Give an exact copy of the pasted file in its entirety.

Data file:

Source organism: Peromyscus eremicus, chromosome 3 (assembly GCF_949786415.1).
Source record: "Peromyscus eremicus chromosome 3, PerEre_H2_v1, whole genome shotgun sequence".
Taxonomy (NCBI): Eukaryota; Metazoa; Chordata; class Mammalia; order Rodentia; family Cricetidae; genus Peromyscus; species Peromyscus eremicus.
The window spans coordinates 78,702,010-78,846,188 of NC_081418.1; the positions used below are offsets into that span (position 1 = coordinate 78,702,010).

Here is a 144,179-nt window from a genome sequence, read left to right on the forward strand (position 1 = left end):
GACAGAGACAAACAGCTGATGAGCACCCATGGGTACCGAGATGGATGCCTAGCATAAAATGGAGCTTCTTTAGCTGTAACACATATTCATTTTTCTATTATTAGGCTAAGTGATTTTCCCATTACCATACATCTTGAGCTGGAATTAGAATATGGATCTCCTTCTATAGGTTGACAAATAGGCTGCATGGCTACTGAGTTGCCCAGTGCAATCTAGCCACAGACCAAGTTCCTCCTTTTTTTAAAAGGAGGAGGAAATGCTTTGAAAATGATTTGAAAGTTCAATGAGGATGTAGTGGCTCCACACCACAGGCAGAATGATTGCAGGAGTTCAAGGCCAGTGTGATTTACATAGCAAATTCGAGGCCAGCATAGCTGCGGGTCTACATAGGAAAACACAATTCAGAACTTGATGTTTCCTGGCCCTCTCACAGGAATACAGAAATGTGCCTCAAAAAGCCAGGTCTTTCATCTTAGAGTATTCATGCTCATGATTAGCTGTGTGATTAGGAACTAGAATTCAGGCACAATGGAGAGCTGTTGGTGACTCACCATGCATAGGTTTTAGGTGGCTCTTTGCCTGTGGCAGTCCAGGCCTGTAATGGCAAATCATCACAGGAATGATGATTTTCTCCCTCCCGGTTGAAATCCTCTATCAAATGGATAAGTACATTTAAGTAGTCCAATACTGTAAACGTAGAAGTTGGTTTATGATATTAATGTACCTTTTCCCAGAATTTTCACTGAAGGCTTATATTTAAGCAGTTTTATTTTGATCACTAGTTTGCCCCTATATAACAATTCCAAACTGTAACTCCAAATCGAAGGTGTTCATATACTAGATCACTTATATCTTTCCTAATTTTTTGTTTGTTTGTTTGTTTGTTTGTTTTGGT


Source organism: Peromyscus eremicus, chromosome 3 (assembly GCF_949786415.1).
Source record: "Peromyscus eremicus chromosome 3, PerEre_H2_v1, whole genome shotgun sequence".
Taxonomy (NCBI): Eukaryota; Metazoa; Chordata; class Mammalia; order Rodentia; family Cricetidae; genus Peromyscus; species Peromyscus eremicus.
The window spans coordinates 78,702,010-78,846,188 of NC_081418.1; the positions used below are offsets into that span (position 1 = coordinate 78,702,010).

Here is a 144,179-nt window from a genome sequence, read left to right on the forward strand (position 1 = left end):
GACAGAGACAAACAGCTGATGAGCACCCATGGGTACCGAGATGGATGCCTAGCATAAAATGGAGCTTCTTTAGCTGTAACACATATTCATTTTTCTATTATTAGGCTAAGTGATTTTCCCATTACCATACATCTTGAGCTGGAATTAGAATATGGATCTCCTTCTATAGGTTGACAAATAGGCTGCATGGCTACTGAGTTGCCCAGTGCAATCTAGCCACAGACCAAGTTCCTCCTTTTTTTAAAAGGAGGAGGAAATGCTTTGAAAATGATTTGAAAGTTCAATGAGGATGTAGTGGCTCCACACCACAGGCAGAATGATTGCAGGAGTTCAAGGCCAGTGTGATTTACATAGCAAATTCGAGGCCAGCATAGCTGCGGGTCTACATAGGAAAACACAATTCAGAACTTGATGTTTCCTGGCCCTCTCACAGGAATACAGAAATGTGCCTCAAAAAGCCAGGTCTTTCATCTTAGAGTATTCATGCTCATGATTAGCTGTGTGATTAGGAACTAGAATTCAGGCACAATGGAGAGCTGTTGGTGACTCACCATGCATAGGTTTTAGGTGGCTCTTTGCCTGTGGCAGTCCAGGCCTGTAATGGCAAATCATCACAGGAATGATGATTTTCTCCCTCCCGGTTGAAATCCTCTATCAAATGGATAAGTACATTTAAGTAGTCCAATACTGTAAACGTAGAAGTTGGTTTATGATATTAATGTACCTTTTCCCAGAATTTTCACTGAAGGCTTATATTTAAGCAGTTTTATTTTGATCACTAGTTTGCCCCTATATAACAATTCCAAACTGTAACTCCAAATCGAAGGTGTTCATATACTAGATCACTTATATCTTTCCTAATTTTTTGTTTGTTTGTTTGTTTGTTTGTTTTGGT